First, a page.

Mortgages, and not just subprime mortgages, could be restructured to allow people to stay in their homes, reduce their payments, and thereby put money directly in their pocket. The banks would promote the production and development of goods and services needed by the majority of the population, instead of handing over money to rich CEOs who have driven their companies into the ground. The boards of directors would be replaced by governing bodies made up of elected representatives of the workers at these companies as well as the broader public, i.e. all the people whose lives are so drastically affected by the workings of the banks. Finally, the real balance sheets (not the cooked ones) of the financial institutions should be opened for public inspection.
And why should we stop with the banks? The oil and energy sectors should also be brought into public ownership. Given the role these corporations play around the globe, their resources should come under the control of representatives of working people internationally with the aim of rapidly and drastically reducing greenhouse gases and switching to alternative and clean sources of energy. The auto industry should likewise be nationalized.
Of course, the most popular measure of nationalization would be to bring the health insurance and pharmaceutical industries into public ownership and create a true universal healthcare system. As it stands, all the proposals for healthcare “reform” coming from the Democrats would basically amount to bringing more people into the massively inefficient private, for-profit system.
The Role of the Working Class
To create an economic order where the key decisions are based on the democratically-agreed priorities of society rather than the blind drive for profit, the working class needs to become clearly aware of its role and potential power and to take the lead in getting society out of the blind alley called capitalism.
As socialists, we fight for every real reform within the framework of capitalism, no matter how basic. This is not just because of the immediate benefit to working people’s lives of any tangible gain, but because the struggle for reforms helps to develop the confidence and understanding of workers and young people of what can be achieved through collective action.
But we always point out the limits of fighting for reforms. There is no way of reforming capitalism into being anything other than a boom-and-bust system where what is granted today can be taken away tomorrow. And as this system heads deeper into decline, the space for reforms narrows.
Socialism of course is not just a goal; it’s a movement. And though genuine socialism is certainly a very weak political current today in the U.S., this was not always the case. Socialists played a key role in the building of the labor movement, in the fight for the 8-hour day, and in the civil rights movement.
The first step needed now is to mobilize against foreclosures, mass layoffs, cutbacks of basic services, and all the other attacks that are raining down on us. But today, there is clearly a lack of belief that social struggle can change things, a belief that comes out of a long period of defeats and setbacks.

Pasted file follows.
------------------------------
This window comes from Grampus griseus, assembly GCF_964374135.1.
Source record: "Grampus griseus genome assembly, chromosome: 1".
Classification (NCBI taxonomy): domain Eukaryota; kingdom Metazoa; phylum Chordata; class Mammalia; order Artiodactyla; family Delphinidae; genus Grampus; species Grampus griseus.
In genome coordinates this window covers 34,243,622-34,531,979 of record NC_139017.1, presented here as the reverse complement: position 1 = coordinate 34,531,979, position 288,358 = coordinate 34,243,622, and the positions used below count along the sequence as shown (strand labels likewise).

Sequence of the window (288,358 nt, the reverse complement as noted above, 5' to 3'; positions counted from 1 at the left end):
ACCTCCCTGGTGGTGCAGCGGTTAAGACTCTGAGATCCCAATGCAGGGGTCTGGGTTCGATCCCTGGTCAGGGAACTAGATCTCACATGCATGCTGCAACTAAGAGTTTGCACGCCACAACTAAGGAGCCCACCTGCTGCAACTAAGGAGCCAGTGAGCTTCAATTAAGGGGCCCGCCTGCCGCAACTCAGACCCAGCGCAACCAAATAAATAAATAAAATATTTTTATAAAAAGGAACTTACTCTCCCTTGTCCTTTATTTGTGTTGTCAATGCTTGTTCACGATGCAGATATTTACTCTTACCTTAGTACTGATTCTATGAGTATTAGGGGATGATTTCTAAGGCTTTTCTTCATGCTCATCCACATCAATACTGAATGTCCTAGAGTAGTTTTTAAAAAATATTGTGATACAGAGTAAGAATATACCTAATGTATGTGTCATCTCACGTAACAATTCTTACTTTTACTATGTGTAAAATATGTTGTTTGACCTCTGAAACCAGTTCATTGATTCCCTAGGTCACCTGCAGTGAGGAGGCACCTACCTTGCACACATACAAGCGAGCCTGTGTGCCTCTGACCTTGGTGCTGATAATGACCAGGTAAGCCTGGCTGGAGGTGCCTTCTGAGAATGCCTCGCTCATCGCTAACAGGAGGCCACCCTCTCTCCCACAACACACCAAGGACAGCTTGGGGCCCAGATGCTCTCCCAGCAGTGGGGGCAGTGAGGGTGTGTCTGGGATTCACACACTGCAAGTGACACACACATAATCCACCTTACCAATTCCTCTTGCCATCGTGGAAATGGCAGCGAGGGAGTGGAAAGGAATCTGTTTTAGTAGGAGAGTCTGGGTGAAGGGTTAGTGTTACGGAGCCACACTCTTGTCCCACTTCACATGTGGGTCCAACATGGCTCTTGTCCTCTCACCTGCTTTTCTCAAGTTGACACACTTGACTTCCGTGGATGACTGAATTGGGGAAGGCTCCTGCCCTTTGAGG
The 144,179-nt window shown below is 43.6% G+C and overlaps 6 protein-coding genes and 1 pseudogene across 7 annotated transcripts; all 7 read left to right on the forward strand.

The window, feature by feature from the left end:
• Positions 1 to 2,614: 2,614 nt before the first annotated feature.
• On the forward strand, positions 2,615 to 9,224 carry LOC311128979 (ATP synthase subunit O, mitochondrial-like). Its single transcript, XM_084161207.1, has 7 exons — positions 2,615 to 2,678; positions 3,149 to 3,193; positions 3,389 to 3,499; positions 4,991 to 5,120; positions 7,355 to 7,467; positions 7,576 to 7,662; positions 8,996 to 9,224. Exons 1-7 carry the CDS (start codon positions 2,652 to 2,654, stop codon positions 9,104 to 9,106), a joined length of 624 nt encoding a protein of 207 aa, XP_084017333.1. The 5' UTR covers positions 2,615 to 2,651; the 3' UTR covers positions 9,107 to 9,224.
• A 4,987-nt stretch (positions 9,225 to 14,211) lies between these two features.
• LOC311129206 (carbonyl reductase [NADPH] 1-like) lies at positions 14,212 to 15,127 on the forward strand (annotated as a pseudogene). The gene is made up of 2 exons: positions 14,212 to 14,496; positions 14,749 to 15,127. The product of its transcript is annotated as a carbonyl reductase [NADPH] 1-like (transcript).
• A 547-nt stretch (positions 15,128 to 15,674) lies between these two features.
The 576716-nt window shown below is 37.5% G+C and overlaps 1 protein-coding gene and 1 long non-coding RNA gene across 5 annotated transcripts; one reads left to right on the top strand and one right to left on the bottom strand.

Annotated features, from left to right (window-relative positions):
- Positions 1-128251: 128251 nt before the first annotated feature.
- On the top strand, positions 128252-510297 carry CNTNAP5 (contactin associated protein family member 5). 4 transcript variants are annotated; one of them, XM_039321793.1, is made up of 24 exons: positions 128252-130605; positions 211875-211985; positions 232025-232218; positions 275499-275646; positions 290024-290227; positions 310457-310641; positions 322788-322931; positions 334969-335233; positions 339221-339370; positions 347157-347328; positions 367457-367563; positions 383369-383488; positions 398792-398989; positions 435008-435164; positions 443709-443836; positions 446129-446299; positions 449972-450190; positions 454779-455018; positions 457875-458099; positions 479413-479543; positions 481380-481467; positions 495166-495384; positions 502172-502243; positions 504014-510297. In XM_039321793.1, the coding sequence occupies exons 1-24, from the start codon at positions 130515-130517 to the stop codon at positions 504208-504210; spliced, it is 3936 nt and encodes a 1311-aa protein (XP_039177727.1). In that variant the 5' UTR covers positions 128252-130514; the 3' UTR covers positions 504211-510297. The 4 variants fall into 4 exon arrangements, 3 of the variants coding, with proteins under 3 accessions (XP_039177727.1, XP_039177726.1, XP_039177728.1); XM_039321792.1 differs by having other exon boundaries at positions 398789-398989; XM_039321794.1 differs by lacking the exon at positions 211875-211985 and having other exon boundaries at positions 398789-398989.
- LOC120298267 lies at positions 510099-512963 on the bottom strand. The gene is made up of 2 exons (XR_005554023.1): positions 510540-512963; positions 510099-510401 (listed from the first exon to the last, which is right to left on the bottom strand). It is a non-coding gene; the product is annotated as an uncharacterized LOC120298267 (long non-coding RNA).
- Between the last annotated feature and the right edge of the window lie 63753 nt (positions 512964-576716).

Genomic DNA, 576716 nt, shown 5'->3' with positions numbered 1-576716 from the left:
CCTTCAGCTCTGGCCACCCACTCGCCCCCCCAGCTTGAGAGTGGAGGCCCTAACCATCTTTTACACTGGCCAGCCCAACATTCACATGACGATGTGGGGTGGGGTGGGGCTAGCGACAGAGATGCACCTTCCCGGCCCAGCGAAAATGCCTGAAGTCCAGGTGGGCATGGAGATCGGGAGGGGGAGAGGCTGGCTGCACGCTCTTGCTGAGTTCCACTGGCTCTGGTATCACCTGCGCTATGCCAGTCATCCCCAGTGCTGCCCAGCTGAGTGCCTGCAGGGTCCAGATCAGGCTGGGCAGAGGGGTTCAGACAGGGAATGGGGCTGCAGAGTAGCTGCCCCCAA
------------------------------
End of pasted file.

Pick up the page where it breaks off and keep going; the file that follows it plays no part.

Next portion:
And where are the trade union leaders, the people who are supposed to represent workers when we are under attack? This is what John Sweeney, the head of the AFL-CIO, said in a September 19 press release: “Congress must absolutely insure that the administration’s plan is not just bailing out Wall Street but also responds to the real pain on Main Street…permanent answers can be found in the economic program of Barack Obama.”
This is a total abdication of responsibility. The unions pour hundreds of millions into the Democrats, and in return what have we gotten from them this year? A $600 stimulus check and a giant handout to the financiers.
It is clear that there is massive anger among working people against the lords of Wall Street and their political enablers who helped create the bubble economy. This was reflected in the outpouring of phone calls and e-mails to people in Congress against the bailout. The huge rallies and turnout for Obama, despite the fact that he is a solid representative of the establishment, also reflect the profound desire for change, especially among young people.
Nor should we forget the massive demonstrations and strike action in 2006 by immigrant workers, which showed the potential for the revitalization of the labor movement. It is no accident that over the past couple of years there have been savage raids and mass deportations in immigrant communities where union organizing drives were underway.
Of course, a period of mass layoffs is not an easy time for workers to go on the offensive and take strike action, but there are other forms of struggle. We can anticipate that in the next period there will be local struggles against foreclosures and cutbacks in public services.
In a striking development, the Cook County Sheriff (Cook County embraces the city of Chicago) said his officers would no longer evict residents from foreclosed properties. In many cases, people who were on time paying their rent were being evicted without notice because the owner of the building was facing foreclosure and never told them. Sheriff Dart cited the emotional toll on the officers. Undoubtedly, this is part of the reason, but the more important, unstated reason must be the fear that if such manifestly unjust evictions continued it could lead to social unrest.
It is high time for the unions, community organizations, and antiwar groups to take the lead in calling massive demonstration in cities across the country against the bailout of the banks and call for a bailout of working people. The message must be loud and clear: “You must not solve your crisis on our backs.”